I guess I'm too..., is "obtuse" the word? to get the point of deliberately casting a counter-race/color in a drama about real historical personages. Frankly, I'd have a pretty hard time getting past the discontinuity of a black person playing George Washington or Ronald Reagan, or a hispanic playing W.E.B. Du Bois or Harry Belafonte or Ray Charles.
Is that bad of me? I don't think I'd have the same difficulty with invented characters, but that's not what they're doing here, it seems.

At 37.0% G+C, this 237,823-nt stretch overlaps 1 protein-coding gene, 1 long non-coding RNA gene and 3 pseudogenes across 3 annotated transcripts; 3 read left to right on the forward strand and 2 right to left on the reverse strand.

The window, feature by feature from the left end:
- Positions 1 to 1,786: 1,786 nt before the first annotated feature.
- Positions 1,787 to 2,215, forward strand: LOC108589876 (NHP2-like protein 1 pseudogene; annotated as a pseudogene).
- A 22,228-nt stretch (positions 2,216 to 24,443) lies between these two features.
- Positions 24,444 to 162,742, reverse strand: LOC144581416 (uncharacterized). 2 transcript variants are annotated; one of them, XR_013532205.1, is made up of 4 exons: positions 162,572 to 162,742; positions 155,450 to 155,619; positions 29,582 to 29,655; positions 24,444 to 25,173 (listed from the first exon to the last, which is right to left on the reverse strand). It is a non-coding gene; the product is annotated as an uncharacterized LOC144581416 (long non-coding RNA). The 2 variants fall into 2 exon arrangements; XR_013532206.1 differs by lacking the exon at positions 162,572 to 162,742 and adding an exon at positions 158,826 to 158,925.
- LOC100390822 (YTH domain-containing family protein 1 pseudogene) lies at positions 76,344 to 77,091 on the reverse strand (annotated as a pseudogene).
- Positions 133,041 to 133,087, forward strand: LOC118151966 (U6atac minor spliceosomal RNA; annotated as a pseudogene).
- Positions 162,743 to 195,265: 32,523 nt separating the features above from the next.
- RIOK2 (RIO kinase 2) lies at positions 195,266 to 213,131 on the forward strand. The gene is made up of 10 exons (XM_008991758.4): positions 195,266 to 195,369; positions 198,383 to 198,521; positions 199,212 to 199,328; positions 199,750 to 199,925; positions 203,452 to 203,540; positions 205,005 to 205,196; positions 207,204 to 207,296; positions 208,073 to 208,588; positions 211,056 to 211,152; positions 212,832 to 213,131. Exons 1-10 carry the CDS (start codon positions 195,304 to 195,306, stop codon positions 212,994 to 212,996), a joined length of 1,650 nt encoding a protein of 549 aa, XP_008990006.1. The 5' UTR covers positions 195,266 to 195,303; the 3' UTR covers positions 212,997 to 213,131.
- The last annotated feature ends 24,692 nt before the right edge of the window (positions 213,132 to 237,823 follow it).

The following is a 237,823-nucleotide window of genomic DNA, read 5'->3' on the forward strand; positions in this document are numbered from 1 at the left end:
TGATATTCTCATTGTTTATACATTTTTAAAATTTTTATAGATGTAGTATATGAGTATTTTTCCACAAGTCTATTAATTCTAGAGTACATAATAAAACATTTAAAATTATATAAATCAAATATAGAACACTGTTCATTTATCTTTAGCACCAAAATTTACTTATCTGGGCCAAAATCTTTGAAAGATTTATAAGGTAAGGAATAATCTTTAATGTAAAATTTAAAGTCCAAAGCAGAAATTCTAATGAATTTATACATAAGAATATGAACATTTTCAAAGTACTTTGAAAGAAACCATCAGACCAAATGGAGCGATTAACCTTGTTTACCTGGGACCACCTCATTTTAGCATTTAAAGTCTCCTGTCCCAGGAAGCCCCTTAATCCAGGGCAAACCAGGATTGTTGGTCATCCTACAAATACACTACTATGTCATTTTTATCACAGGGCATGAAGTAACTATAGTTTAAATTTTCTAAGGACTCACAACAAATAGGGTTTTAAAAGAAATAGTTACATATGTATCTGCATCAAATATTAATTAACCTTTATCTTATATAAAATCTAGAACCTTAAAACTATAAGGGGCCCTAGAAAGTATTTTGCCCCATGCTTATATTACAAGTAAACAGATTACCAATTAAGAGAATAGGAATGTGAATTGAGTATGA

And what's the purpose of this? "Hamilton" features minority actors in all of its prominent roles except for King George III, who is played by a white actor."

George III is, I assume, the bad guy in the play. So he's cast white to indicate... he's evil? or something?

Signed, Lost In The Diversity Universe

MikeD said...

Frankly, I'd have a pretty hard time getting past the discontinuity of a black person playing George Washington or Ronald Reagan, or a hispanic playing W.E.B. Du Bois or Harry Belafonte or Ray Charles.